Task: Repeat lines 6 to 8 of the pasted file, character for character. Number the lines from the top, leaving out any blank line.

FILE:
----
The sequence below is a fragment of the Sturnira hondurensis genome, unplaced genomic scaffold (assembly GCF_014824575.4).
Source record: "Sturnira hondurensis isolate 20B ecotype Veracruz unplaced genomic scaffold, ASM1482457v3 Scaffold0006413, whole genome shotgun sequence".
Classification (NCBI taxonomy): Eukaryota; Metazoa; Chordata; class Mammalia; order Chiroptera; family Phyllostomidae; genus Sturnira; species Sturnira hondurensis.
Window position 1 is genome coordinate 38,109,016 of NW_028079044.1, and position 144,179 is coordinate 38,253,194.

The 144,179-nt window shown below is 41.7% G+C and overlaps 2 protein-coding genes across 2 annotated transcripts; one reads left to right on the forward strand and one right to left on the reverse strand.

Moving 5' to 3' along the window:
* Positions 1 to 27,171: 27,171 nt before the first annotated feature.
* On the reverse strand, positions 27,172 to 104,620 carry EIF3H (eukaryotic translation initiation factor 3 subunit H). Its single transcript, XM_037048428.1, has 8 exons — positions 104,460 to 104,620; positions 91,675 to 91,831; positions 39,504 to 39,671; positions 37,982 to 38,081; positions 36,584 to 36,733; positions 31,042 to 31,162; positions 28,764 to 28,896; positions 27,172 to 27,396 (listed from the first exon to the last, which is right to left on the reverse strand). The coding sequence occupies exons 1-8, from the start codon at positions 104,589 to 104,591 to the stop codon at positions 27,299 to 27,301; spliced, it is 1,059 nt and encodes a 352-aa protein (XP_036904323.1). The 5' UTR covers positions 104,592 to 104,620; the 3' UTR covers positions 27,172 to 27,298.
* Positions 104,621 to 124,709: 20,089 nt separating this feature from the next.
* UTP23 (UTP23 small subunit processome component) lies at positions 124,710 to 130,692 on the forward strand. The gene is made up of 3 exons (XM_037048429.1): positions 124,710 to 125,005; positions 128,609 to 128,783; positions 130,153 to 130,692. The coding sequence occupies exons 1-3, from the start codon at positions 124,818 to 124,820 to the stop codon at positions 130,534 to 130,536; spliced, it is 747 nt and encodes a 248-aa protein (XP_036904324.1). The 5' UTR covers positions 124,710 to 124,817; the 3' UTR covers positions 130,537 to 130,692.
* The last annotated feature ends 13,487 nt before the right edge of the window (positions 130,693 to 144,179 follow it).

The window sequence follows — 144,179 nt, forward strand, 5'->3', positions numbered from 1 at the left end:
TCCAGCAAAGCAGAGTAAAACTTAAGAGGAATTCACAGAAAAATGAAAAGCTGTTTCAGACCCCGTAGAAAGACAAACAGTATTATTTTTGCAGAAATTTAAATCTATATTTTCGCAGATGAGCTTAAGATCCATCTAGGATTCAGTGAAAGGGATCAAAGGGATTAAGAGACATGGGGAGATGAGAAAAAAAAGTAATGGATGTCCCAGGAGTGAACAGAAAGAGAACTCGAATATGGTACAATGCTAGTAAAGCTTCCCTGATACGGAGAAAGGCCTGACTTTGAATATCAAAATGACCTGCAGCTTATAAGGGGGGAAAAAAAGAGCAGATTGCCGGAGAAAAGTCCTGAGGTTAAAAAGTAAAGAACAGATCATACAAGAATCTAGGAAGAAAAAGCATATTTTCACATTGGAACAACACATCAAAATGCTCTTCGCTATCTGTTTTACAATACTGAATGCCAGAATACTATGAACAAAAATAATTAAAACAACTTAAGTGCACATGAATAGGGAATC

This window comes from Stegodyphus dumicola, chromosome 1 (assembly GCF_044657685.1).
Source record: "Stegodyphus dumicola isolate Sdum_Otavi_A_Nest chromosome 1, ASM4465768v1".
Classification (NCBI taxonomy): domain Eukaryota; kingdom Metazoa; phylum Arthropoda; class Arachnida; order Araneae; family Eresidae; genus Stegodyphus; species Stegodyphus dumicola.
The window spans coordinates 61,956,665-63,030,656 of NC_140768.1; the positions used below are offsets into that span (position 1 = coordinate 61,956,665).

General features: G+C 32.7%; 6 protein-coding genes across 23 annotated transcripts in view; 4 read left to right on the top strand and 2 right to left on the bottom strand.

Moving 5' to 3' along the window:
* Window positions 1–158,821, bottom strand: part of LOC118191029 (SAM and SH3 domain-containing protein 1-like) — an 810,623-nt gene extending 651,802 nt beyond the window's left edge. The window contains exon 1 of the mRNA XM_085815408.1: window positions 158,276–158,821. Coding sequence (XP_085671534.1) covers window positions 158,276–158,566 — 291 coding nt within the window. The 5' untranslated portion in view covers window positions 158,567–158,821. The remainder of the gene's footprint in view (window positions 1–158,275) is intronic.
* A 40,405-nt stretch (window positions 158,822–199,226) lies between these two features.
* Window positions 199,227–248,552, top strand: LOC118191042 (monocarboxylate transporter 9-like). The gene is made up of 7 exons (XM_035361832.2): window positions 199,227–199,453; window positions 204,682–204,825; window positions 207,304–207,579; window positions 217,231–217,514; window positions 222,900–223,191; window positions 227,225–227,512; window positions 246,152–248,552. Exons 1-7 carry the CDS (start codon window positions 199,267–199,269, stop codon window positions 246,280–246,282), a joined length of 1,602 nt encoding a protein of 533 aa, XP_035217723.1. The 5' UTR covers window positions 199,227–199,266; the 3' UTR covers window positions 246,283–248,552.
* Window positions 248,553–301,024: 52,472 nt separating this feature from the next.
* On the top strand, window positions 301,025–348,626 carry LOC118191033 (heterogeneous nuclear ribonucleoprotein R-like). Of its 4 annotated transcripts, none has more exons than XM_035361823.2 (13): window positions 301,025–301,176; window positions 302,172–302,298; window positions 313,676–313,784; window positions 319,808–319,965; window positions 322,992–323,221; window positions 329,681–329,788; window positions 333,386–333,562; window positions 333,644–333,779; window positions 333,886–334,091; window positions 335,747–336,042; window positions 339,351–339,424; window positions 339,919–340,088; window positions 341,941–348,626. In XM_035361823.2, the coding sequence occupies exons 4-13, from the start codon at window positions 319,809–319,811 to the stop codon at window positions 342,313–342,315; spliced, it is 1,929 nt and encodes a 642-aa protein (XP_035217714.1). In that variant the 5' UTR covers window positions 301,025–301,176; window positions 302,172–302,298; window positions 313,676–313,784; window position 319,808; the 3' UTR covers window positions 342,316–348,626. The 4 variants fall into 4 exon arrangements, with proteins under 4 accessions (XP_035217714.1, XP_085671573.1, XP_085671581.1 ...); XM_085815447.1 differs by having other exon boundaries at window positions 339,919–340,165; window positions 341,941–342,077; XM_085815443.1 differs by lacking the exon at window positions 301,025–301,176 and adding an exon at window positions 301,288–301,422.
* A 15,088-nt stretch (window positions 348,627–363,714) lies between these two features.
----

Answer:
Moving 5' to 3' along the window:
* Positions 1 to 27,171: 27,171 nt before the first annotated feature.
* On the reverse strand, positions 27,172 to 104,620 carry EIF3H (eukaryotic translation initiation factor 3 subunit H). Its single transcript, XM_037048428.1, has 8 exons — positions 104,460 to 104,620; positions 91,675 to 91,831; positions 39,504 to 39,671; positions 37,982 to 38,081; positions 36,584 to 36,733; positions 31,042 to 31,162; positions 28,764 to 28,896; positions 27,172 to 27,396 (listed from the first exon to the last, which is right to left on the reverse strand). The coding sequence occupies exons 1-8, from the start codon at positions 104,589 to 104,591 to the stop codon at positions 27,299 to 27,301; spliced, it is 1,059 nt and encodes a 352-aa protein (XP_036904323.1). The 5' UTR covers positions 104,592 to 104,620; the 3' UTR covers positions 27,172 to 27,298.